Unusual, earthy, minty: that's how Chris Mohaupt, owner of the Federal Bar and Grill, described the bouquet of purple shiso I'd brought into his bar. He and bartender Jeremy Johnson rubbed the thick, fuzzy leaves between their fingers, sniffed, bit off bitter nibbles in their attempts to pinpoint the complex flavor and aroma of the herb, also known as perilla in some parts of the world and tía tô in Vietnam, where it perfumes steaming bowls of noodle soups and adds raw bite to salads and lettuce wraps. "Definitely cinnamon and anise," Amy added. So what were we doing with a grocery bag of shiso, Vietnamese mint and a fist-sized knob of fresh ginger at an American bar and grill better known for burgers and beers than anything approaching Asian cuisine?
With my mission to eat at every restaurant on Federal Boulevard accomplished, I was asking for their help in concocting a cocktail to commemorate the occasion...something that would combine the predominant flavors of a Mexican cantina and Saigon street food, the two most prominent regional cuisines along the ten or so miles of my culinary expedition. I wanted a refreshing summer drink that would conjure memories of dishes like Thai Bao Vietnamese Restaurant's banh xeo, a crisp rice flour crepe served with hanks of perilla and mint meant to be rolled in with lettuce leaves. I wanted eye-opening tartness like the camarones aguachile -- raw shrimp marinated in lime juice made fiery with fresh serrano chiles and flecks of red pepper -- at Torres Mexican Restaurant. And why not throw in a little fresh ginger to tickle the back of the throat, like the pungent sauce that came with steamed clams at DaLat Vietnamese Cuisine?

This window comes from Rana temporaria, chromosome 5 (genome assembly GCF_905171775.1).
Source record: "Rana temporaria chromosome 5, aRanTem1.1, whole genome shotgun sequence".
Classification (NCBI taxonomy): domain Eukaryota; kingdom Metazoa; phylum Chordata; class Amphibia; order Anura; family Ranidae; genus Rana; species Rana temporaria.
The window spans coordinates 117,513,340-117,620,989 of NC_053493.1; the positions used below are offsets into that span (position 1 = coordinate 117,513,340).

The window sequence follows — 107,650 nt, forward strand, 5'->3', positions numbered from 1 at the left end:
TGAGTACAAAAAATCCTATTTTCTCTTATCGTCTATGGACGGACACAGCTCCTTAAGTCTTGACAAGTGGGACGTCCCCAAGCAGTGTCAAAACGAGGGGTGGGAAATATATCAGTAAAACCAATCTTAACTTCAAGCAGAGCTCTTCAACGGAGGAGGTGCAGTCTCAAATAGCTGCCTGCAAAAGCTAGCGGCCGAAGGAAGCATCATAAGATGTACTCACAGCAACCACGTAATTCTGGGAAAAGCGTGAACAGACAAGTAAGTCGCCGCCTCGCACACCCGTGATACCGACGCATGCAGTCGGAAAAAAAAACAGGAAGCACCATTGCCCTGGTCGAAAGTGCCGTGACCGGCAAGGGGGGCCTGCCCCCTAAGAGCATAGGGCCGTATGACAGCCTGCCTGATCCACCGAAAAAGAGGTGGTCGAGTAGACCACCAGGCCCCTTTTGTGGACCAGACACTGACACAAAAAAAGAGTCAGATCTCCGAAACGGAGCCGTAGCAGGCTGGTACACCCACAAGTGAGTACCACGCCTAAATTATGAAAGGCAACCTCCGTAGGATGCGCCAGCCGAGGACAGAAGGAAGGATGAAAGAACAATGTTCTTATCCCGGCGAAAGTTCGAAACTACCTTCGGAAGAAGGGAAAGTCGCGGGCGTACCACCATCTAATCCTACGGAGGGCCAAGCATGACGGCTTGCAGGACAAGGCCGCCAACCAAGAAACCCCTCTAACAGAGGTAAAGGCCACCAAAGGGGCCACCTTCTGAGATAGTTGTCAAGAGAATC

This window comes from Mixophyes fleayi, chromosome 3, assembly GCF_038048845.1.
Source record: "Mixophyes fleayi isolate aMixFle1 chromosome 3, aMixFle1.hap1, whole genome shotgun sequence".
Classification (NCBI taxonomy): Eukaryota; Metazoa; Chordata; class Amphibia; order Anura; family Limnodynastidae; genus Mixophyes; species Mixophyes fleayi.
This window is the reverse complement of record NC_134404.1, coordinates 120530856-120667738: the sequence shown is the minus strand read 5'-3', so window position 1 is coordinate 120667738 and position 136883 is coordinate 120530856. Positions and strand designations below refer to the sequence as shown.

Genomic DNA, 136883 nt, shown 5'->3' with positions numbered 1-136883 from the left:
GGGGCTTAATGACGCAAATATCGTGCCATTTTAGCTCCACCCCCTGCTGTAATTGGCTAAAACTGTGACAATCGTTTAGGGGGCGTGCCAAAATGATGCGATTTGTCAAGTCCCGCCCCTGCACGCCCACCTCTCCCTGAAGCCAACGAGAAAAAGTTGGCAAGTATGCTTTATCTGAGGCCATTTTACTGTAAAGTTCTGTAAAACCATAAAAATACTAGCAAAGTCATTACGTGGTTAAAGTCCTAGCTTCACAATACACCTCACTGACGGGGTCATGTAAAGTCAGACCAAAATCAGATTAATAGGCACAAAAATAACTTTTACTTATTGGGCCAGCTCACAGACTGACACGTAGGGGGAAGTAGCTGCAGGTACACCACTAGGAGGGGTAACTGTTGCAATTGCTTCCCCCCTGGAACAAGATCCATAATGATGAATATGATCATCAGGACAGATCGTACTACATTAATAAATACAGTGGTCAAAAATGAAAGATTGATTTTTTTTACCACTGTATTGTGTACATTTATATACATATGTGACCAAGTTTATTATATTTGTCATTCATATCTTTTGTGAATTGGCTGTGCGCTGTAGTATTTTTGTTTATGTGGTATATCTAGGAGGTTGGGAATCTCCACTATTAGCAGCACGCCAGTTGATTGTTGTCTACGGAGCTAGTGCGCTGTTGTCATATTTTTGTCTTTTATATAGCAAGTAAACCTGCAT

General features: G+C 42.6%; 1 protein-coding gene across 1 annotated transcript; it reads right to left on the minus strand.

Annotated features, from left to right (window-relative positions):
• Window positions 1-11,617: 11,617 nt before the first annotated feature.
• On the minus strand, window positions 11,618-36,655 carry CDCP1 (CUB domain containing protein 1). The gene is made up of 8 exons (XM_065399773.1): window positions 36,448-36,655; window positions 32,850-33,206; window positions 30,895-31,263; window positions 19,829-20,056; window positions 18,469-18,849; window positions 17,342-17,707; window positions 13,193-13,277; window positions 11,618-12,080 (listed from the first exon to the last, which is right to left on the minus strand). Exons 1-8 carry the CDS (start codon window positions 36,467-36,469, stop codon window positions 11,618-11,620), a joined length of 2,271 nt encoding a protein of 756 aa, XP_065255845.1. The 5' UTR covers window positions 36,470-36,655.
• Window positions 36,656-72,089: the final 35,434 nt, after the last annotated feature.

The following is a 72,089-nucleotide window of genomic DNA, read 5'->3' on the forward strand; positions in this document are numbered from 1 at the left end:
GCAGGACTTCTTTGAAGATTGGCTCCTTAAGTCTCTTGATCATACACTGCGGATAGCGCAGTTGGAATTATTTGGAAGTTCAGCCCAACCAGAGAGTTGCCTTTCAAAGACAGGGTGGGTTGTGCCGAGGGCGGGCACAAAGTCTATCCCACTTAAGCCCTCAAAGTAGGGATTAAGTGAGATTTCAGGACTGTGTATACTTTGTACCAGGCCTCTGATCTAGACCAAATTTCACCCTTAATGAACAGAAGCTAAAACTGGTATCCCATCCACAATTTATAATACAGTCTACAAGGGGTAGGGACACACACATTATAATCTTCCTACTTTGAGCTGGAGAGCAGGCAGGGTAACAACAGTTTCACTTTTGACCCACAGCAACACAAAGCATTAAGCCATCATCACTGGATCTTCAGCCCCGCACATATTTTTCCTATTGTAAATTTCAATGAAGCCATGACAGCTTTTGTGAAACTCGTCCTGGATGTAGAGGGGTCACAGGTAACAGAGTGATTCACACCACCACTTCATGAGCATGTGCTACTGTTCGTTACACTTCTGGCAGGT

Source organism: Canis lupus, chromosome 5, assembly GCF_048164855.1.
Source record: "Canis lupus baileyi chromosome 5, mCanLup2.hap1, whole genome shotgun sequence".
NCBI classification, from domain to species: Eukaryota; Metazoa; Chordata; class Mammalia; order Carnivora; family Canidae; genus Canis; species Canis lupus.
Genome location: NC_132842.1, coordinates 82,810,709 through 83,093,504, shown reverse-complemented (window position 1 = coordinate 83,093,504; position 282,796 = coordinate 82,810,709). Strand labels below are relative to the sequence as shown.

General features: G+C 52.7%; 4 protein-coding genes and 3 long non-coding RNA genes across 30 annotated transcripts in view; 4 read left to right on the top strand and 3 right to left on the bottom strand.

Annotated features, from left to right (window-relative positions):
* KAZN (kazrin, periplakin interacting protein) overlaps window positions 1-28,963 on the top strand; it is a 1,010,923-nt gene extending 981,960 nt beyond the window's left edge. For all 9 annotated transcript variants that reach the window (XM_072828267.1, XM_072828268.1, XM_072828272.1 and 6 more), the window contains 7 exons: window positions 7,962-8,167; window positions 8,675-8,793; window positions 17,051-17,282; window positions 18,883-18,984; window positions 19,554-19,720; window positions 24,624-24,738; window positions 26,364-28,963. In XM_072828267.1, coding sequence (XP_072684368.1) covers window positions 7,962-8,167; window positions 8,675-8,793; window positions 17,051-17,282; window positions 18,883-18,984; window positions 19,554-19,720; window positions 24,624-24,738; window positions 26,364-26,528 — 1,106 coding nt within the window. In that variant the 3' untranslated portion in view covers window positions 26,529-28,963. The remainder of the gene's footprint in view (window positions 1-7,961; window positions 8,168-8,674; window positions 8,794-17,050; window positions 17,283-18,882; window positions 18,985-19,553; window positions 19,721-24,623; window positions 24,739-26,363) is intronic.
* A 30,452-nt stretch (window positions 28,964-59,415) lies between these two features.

For the base liquor, tequila seemed perfect to capture the untamed and chaotic nature of Federal while maintaining an underlying nobility based on tradition, history and attention to craft. Tequila bars can be found lurking in unlikely locations, like the sometimes darkened back dining room at Tacos y Salsas or behind a dividing wall at Playa Azul. More polished destinations like Chili Verde offer an intriguing array of labels and house cocktails, including the Puebla-inspired tepache margarita with its combination of tequila and fermented pineapple juice.
The bar at the Federal stocks a small but thoughtfully chosen list of agave spirits. Jeremy, an admitted cocktail traditionalist and former alchemist at the Cruise Room, suggested Milagro silver for its clean profile that wouldn't dominate the herbs and its friendly price point that shouldn't scare away budding home mixologists. After a little trial and error, Chris and Jeremy discovered that, while intensely aromatic, the flavors of shiso need to bloom to make much of an impact in a cocktail. Dropping the leaves directly into steaming beef or pork stock might accomplish this goal immediately, but we were trying to transfer the flavors into a cold cocktail while leaving most of the bitterness behind. By steeping some bruised and torn leaves in the tequila for a few minutes and then discarding the herbs, Jeremy managed to coax out the spicy notes. Muddling an extra handful of the shiso with mint, sugar, ginger and lime juice doubled the impact and added just a hint of the sharpness that comes from bottles bitters in many cocktails.